Homelessness continues to be a serious issue in Seattle, and the Belltown neighborhood has struggled with unauthorized camps, particularly around the underpass of Highway 99. There have been various coordinated efforts between Seattle Police and government organizations to address the issue, however one method has been deemed ‘hostile architecture’ and ‘anti-homeless’ as well as misusing department infrastructure funds.

Last September, the city’s Department of Transportation installed a series of bike racks under the highway near the northbound approach to the Battery Street Tunnel. The installation was not intended to serve a need for cyclists to safely lock up their bikes, however.

One Belltown neighbor became suspicious of the addition of 18 bike racks in an area where there was no demand for bike parking. Jeff Few lives adjacent to the spot under Highway 99 where the racks were installed; a site that just previous to the addition of the bike racks, was a homeless encampment site.

“The new racks were clearly there to deter street camping,” says Few. “There was no transportation need for that many bike racks under a viaduct that is going to be torn down in a year.”

He submitted a public records request and obtained emails between SDOT and the city’s bike parking manager, which clearly shows that the racks were installed in an attempt to prevent the homeless from returning to the site: “This is part of the homelessness emergency response effort. The area is being cleaned on Monday and ideally, we’d be able to install behind the clean team.”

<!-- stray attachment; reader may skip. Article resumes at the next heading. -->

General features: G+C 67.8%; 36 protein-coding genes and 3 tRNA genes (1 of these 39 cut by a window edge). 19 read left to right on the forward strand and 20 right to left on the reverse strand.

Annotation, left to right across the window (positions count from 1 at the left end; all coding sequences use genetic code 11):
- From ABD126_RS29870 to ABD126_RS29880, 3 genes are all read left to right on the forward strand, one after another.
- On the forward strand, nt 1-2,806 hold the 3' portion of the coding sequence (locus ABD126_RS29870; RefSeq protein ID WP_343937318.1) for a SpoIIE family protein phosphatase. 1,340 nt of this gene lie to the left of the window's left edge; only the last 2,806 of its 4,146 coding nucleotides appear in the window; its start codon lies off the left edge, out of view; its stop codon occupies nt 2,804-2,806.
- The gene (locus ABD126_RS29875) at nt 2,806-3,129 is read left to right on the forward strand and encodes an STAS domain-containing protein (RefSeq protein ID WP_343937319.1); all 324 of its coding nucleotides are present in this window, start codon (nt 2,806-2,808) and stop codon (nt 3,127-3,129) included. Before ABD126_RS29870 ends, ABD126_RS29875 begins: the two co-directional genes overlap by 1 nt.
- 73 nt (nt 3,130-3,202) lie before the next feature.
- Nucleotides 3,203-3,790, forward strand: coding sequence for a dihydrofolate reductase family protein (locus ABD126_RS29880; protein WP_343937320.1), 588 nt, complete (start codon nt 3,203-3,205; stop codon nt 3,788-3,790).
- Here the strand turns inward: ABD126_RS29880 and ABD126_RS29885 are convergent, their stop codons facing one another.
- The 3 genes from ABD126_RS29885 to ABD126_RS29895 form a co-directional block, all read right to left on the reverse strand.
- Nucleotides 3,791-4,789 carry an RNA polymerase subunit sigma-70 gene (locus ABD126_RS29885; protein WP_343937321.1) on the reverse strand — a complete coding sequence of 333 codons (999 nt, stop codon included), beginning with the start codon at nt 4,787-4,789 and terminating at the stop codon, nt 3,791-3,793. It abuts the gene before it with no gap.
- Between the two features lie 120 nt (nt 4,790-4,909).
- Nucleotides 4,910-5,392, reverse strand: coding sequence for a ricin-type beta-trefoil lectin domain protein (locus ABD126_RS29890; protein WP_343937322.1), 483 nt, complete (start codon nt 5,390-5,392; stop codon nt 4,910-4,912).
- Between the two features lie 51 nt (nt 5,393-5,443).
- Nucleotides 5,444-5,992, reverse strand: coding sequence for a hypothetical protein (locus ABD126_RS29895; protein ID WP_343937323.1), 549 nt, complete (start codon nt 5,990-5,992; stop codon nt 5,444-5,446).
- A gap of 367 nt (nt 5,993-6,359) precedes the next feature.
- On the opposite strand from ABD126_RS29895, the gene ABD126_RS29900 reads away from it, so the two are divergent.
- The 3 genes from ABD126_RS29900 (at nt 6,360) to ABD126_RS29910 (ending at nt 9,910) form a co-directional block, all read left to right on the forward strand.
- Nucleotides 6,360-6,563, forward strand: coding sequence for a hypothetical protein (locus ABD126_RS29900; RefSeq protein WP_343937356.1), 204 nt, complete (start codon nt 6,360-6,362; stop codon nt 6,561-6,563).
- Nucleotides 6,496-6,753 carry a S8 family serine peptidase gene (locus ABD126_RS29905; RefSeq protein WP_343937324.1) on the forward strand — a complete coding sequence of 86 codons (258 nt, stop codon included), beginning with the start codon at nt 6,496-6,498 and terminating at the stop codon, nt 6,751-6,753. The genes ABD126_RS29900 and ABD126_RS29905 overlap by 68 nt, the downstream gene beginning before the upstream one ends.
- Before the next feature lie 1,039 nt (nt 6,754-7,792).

Not only was the action clearly anti-homeless, it was likely a misuse of funds – according to King 5 News, the installation cost several thousand dollars (nearly $7,000 according to a Komo News report). Council member Teresa Mosqueda and Chairman of the Transportation Committee Mike O’Brien have been communicating with SDOT’s Interim Director to relocate the bike racks.

Seattle’s Mayor Jenny Durkan’s office issued a statement in response: “Mayor Durkan has made it clear that bike racks should be deployed to support and encourage biking. Last month, SDOT notified members of the City Council stating that the Durkan administration’s policy was to not use bike racks as impediments. SDOT plans to remove the bike racks after a location is identified to ensure the greatest use to bicyclists in Seattle.”

“While we’ve gotten resolve on the bike racks under the Alaskan Way Viaduct, we need to make sure if there is a fund being allocated for hostile architecture, it is redirected to housing options for those that are unsheltered,” Council member Teresa Mosqueda said.

Author

As an enthusiast of all things content, Norelle has been a professional writer and editor in the Seattle area for several years. She is the Director of Content Marketing at Marketeering Group, where she applies her skills toward developing and improving online content for small businesses in Seattle. Her blog, seattlewrote.com, features authors and writers from around Seattle on a weekly basis – something she enjoys doing on the side as a way to engage with the creative community of the Greater Seattle area.

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